Key Egypt activist jailed for contempt of court
Dec. 09, 2014
CAIRO (AP) — An Egyptian judge on Tuesday found a leading activist behind the 2011 uprising to be in contempt of court and sentenced him to three years imprisonment and a $1,400 fine.
Judge Mohammed Nagi Shehata issued the ruling after pro-democracy activist Ahmed Douma spoke at his trial. Douma had demanded that the court immediately find him guilty because he was convinced it had already decided to convict him.
Douma is on trial for his alleged role in clashes in central Cairo between security forces and protesters in December 2011, during which a fire gutted parts of a library housing rare manuscripts and books.
The activist, who was detained about a year ago, is already serving a three-year sentence for breaking a draconian law regulating street protests. Tuesday's ruling can be appealed.
Last month, Egypt's powerful lawyers union criticized Shehata for "disparaging" and "terrorizing" Douma's defense team after he referred five of the team's six lawyers to prosecutors for investigation.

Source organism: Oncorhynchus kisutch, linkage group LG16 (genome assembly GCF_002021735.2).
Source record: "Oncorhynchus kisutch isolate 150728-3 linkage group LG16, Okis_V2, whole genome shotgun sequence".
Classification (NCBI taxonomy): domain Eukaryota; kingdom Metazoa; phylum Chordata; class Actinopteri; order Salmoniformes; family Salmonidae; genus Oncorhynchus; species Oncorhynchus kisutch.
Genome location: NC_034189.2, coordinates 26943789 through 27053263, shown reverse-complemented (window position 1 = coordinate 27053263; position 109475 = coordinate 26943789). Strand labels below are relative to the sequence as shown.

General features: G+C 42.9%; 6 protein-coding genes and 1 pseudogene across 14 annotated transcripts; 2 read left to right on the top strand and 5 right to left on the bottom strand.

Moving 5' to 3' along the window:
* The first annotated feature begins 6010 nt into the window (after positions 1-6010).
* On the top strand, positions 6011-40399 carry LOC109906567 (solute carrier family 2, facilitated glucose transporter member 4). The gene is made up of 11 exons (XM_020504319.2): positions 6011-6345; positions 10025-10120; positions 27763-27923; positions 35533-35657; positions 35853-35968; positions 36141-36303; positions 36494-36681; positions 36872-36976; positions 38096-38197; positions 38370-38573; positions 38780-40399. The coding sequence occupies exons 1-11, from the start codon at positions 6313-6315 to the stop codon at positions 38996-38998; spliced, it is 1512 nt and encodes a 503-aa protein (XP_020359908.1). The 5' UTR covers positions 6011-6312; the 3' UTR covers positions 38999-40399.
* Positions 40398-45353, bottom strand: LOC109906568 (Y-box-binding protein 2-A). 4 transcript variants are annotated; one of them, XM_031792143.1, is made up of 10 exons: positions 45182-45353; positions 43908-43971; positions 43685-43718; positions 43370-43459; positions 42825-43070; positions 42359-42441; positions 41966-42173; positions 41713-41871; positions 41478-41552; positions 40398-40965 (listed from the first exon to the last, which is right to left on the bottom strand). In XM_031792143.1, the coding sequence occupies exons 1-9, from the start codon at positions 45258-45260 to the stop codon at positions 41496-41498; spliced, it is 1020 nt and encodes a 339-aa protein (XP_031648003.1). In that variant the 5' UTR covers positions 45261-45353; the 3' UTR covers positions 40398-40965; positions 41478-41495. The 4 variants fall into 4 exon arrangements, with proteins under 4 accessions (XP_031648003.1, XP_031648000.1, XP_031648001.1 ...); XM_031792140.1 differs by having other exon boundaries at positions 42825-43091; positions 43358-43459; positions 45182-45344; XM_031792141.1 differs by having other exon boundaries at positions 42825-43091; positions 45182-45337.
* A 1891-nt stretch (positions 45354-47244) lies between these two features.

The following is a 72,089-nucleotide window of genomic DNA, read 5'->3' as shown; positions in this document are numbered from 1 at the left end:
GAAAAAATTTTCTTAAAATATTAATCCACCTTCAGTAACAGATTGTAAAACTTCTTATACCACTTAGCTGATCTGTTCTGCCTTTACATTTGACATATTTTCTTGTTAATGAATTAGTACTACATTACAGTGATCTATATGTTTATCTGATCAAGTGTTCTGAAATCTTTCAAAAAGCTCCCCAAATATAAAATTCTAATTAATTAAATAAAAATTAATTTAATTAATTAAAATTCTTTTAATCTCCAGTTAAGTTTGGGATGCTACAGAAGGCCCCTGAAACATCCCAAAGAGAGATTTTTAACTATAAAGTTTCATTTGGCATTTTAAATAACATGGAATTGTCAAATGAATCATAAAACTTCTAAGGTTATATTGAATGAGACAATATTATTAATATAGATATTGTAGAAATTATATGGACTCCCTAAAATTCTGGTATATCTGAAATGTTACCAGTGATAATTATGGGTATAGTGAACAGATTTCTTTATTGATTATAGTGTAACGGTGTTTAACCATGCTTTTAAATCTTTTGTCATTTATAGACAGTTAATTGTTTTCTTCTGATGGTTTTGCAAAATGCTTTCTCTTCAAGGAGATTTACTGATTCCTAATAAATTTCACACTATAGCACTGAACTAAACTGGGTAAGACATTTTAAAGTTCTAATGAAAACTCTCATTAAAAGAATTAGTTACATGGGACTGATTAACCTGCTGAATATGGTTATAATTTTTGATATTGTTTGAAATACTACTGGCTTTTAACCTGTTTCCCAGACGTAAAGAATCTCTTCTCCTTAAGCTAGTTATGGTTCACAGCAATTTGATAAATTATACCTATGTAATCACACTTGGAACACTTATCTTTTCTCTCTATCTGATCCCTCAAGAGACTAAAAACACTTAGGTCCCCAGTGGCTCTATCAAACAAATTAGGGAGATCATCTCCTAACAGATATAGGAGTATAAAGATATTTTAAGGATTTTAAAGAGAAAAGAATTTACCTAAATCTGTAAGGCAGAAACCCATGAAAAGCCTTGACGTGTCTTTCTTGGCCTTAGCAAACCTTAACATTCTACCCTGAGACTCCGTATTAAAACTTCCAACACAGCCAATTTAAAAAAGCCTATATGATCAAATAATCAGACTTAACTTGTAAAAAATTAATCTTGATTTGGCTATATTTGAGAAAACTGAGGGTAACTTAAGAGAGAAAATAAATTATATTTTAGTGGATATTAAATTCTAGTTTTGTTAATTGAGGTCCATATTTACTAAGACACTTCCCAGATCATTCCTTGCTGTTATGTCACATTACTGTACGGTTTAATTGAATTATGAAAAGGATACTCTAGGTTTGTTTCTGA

Shehata accused them on various occasions of disrespecting him. The defense team has subsequently withdrawn from the case and the union backed their decision, instructing all members to boycott Shehata's court.
Shehata gained international notoriety for sentencing three Al-Jazeera English journalists to prison after he convicted them in June on charges linked to aiding the Muslim Brotherhood, which the government has banned and declared a terrorist organization following last year's ouster of Islamist President Mohammed Morsi.
A Cairo court has set Jan. 1 for an appeals hearing for the three: Egyptian-Canadian Mohammed Fahmy, Australian correspondent Peter Greste and Egyptian producer Baher Mohammed.